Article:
A Look At Recent Failures In Pfizer Drug Research
From Associated Press (June 24, 2010)
The failure of Pfizer Inc.’s tanezumab in a study of osteoarthritis patients is the latest in a string of disappointments on promising drugs that didn’t work well or showed safety problems after making it through years of expensive testing:
--Last week, two small companies partnering with Pfizer to develop multiple pain drugs said those compounds failed in mid-stage studies.
On Friday, Adolor Corporation said two experimental pain treatments for osteoarthritis of the knee, ADL5747 and ADL5859, didn’t work. Adolor and Pfizer are deciding whether to continue testing them for chronic inflammatory pain.
On Monday, Trubion Pharmaceuticals Inc. said Pfizer ended development of one experimental drug for rheumatoid arthritis, PF-05212374, that didn’t work well. The companies plan to keep testing a second such drug.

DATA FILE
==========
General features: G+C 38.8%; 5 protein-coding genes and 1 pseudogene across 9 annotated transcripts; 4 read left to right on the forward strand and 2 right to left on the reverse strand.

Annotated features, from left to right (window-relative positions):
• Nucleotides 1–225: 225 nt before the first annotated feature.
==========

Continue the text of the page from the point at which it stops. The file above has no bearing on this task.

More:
--In a major setback, a potential blockbuster Alzheimer’s disease drug that Pfizer and a partner were developing, Dimebon, in March failed in a late-stage study to keep symptoms from worsening. Two other studies of Dimebon continue -- in combination with other Alzheimer’s drugs and in patients with Huntington’s disease -- and might salvage the drug.
--Sutent, a pill approved for kidney cancer and gastrointestinal cancer, failed this spring in testing against two other types of cancer. In April, Pfizer stopped a late-stage study in liver cancer patients because they were dying faster than the group taking an existing drug. In March, Pfizer said Sutent did not meet goals in two late-stage studies for advanced breast cancer.
--In April 2009, Pfizer stopped another late-stage study of Sutent for advanced breast cancer because it didn’t improve survival rates.
--In January 2009, Pfizer stopped development of a drug for advanced pancreatic cancer, axitinib, in late-stage testing. It wasn’t improving patients’ survival.
Posted: June 2010
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